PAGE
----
Disney and The Celtic Jinx

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Thank you for Inspiring me, Sunshine

I haven’t written on the blog quite as often as I should, although the ideas and theories never stop running through my head. I write them down in my notebook, but they stay there waiting to be freed… in this case waiting for me to have a life outside of work.

A few weeks ago I went to see Brave with a friend of mine (yes, the darkest of sins, I missed a Disney movie premiere) and although the movie was good, as all Disney’s creations are to me (each in their own way), once again The Walt Disney Studios* fell short on (re)creating a Celtic tale. The movie had some harsh reviews, but like most of the reviews we read, they were subjective to the bloated egos of their authors and were completely over the top, Brave is a good movie: technically brilliant, smart sense of humor, wonderful new characters that you know you’ll remember for years to come and the unmistakable seal of Disney’s, that splash of magic that only Disney can weave. Nonetheless, you expect more from the creators of mind-blowing masterpieces like Snow White, Wall-E, Peter Pan, Toy Story, Lion King

Brave was a very small splash of magic compared to what The Walt Disney Studios can do and, believe it or not, this is the 3rd time that Disney attempts to bring to life an Arthurian-like tale and misses the mark. This is a phenomenon that I like to call Disney’s Celtic Jinx.

This started in 1963 with The Sword in The Stone, Disney’s adaptation of T. H. White’s story, that portrayed the life of the young Arthur and his education in the hands of Merlin until he finds Excalibur. The movie totally misses the ambiance and tone of White’s story and although you have some funny episodes and some memorable landscapes and background animation, the action is poorly connected and the character development is shallow, none of them has that magnetic power that Disney’s characters usually exude. The movie was a hit in the box offices, but failed to win the hearts of the “fair audience”, it is one of Disney’s least remembered animated features.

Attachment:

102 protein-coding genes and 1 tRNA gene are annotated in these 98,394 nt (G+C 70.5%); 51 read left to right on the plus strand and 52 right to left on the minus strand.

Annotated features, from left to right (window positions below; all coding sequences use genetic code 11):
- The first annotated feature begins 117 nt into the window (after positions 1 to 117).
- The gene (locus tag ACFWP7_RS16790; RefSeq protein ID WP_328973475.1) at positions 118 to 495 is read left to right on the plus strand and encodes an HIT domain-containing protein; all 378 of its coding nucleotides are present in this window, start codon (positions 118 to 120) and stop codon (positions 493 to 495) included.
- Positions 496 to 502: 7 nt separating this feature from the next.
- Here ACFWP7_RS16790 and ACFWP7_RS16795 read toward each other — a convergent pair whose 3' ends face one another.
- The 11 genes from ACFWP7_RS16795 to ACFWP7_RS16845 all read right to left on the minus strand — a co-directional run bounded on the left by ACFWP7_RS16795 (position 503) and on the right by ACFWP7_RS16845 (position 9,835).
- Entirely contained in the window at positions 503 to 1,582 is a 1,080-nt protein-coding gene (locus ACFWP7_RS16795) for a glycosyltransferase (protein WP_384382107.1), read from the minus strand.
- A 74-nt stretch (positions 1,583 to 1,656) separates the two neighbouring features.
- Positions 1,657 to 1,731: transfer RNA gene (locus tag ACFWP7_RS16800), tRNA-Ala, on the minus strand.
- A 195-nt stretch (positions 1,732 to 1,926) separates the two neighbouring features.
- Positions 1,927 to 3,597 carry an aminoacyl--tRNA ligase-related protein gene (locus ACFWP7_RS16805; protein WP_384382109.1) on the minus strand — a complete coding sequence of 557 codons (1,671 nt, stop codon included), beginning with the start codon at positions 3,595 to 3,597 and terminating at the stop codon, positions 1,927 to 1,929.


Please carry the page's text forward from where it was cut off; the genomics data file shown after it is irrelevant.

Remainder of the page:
In 1985, Disney released their 2nd jinxed epic remake, The Black Cauldron, oh let me guess… you’ve never heard of it?
This “Tolkienesque” adventure was based on Lloyd Alexander’s The Chronicles of Prydain and it was an overly ambitious project for the unstable times The Walt Disney Studios (Walt Disney Productions back then) was now facing. The Black Cauldron was a much too complicated project to be taken on by a new generation of artists who were not yet attuned to Disney’s spirit and to each other’s work. With the legendary “Nine Old Men” leaving, these young artists, although very talented, were still very green and the production of this feature dragged on for years, becoming more confusing by the hour. The movie release was a fiasco, the action and sets were too gloomy and excessively soaked in mythological cliches. The Horned King, one of the visually scariest Disney characters, is two-dimensional and completely out of place, there is nothing in that character that makes you say, “this is Disney’s work”!

And we’ve reached the 3rd jinxed attempt of creating a celtic-like myth. Although Brave is an original script, it still disappoints: the beginning of the plot is very promising and the characters have that incredible liveliness and uniqueness that only Disney characters have (just watch the expression on Fergus’ face), but the story inevitably falls into cliche, stumbles all over the action and crashes into a nonsensical order of events and character interaction. Don’t get me wrong, it has deliciously funny moments and characters, sweet contagious optimism and magic, but it leaves us hungry for more… I guess after the 3rd jinxed attempt we are waiting for the final redemption. The 4th is a charmer, doesn’t the story goes like this?

What will it be Walt Disney Studios? will we have a 4th attempt that will make us forget the Celtic Jinx saga?

*Note to the readerThe Walt Disney Studios encompasses the creation, production, promotion, sales, distribution of live-action and animated motion pictures, home entertainment releases, music and soundtrack recordings, and live stage plays. The Walt Disney Studios business segment includes the following brands: Walt Disney Animation Studios; Pixar Animation Studios; Walt Disney Studios Motion Pictures; Disneynature; Marvel; Touchstone; Disney Music Group and Disney Theatrical Group.